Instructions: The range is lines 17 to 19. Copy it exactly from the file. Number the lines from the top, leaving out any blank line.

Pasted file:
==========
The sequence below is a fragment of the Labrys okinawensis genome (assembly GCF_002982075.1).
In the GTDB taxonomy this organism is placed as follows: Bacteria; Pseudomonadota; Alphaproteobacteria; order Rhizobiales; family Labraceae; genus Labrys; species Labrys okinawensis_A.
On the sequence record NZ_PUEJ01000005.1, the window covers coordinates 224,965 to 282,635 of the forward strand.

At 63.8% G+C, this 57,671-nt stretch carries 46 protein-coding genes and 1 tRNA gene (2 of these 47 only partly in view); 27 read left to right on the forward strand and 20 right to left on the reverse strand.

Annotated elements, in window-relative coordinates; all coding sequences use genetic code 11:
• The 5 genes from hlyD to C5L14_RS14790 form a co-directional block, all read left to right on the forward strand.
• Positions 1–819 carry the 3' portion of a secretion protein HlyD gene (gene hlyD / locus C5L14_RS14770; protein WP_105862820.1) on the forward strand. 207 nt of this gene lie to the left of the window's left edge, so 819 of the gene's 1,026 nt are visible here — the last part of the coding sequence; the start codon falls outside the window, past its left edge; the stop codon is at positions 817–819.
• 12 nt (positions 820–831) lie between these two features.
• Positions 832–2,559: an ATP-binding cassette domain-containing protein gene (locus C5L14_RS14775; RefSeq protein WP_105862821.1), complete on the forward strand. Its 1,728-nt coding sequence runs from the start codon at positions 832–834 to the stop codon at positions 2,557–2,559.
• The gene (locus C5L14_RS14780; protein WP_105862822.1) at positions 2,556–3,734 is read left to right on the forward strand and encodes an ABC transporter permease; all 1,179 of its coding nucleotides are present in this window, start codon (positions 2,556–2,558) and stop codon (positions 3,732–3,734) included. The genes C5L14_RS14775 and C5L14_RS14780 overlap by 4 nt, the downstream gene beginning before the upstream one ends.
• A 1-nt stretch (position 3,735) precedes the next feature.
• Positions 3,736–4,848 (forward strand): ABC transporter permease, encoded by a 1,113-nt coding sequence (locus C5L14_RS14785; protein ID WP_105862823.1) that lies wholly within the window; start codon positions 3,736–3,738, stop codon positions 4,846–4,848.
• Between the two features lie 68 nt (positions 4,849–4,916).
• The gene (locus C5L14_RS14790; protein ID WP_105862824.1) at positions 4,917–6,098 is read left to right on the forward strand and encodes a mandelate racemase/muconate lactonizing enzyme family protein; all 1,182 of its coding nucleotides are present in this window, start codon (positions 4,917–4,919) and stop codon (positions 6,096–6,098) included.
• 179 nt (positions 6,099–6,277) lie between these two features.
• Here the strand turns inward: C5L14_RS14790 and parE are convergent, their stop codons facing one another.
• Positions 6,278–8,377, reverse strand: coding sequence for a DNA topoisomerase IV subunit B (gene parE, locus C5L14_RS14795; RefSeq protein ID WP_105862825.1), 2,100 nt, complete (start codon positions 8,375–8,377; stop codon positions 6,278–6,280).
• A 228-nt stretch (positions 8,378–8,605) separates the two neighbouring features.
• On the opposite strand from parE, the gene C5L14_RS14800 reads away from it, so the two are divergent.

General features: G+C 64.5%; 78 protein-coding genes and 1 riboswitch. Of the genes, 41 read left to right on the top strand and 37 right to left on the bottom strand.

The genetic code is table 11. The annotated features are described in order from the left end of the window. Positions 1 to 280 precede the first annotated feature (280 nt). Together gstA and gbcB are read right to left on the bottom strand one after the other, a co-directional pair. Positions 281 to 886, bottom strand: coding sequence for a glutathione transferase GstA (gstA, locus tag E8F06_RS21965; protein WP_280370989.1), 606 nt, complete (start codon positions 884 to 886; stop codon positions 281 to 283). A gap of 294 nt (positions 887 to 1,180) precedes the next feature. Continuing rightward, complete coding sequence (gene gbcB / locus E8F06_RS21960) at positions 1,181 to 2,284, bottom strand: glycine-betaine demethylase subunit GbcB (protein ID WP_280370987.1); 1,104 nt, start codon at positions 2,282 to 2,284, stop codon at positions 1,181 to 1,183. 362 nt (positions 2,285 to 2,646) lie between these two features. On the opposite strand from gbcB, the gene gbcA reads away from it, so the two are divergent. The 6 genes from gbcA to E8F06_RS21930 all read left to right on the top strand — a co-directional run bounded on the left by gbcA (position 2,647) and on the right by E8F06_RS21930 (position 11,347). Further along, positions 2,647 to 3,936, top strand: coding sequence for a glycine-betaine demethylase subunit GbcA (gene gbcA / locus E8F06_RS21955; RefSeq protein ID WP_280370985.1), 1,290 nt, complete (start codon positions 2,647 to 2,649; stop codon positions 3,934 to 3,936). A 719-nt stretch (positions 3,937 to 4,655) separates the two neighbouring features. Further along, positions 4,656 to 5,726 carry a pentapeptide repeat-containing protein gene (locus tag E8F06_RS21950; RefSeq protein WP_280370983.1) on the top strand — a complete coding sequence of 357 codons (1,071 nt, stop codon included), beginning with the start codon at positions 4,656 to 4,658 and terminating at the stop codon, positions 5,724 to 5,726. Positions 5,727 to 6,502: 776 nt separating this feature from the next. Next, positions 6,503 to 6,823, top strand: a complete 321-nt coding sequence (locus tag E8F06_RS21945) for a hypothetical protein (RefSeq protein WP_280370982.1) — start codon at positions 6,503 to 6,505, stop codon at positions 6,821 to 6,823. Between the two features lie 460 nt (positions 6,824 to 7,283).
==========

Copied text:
• Positions 6,278–8,377, reverse strand: coding sequence for a DNA topoisomerase IV subunit B (gene parE, locus C5L14_RS14795; RefSeq protein ID WP_105862825.1), 2,100 nt, complete (start codon positions 8,375–8,377; stop codon positions 6,278–6,280).
• A 228-nt stretch (positions 8,378–8,605) separates the two neighbouring features.
• On the opposite strand from parE, the gene C5L14_RS14800 reads away from it, so the two are divergent.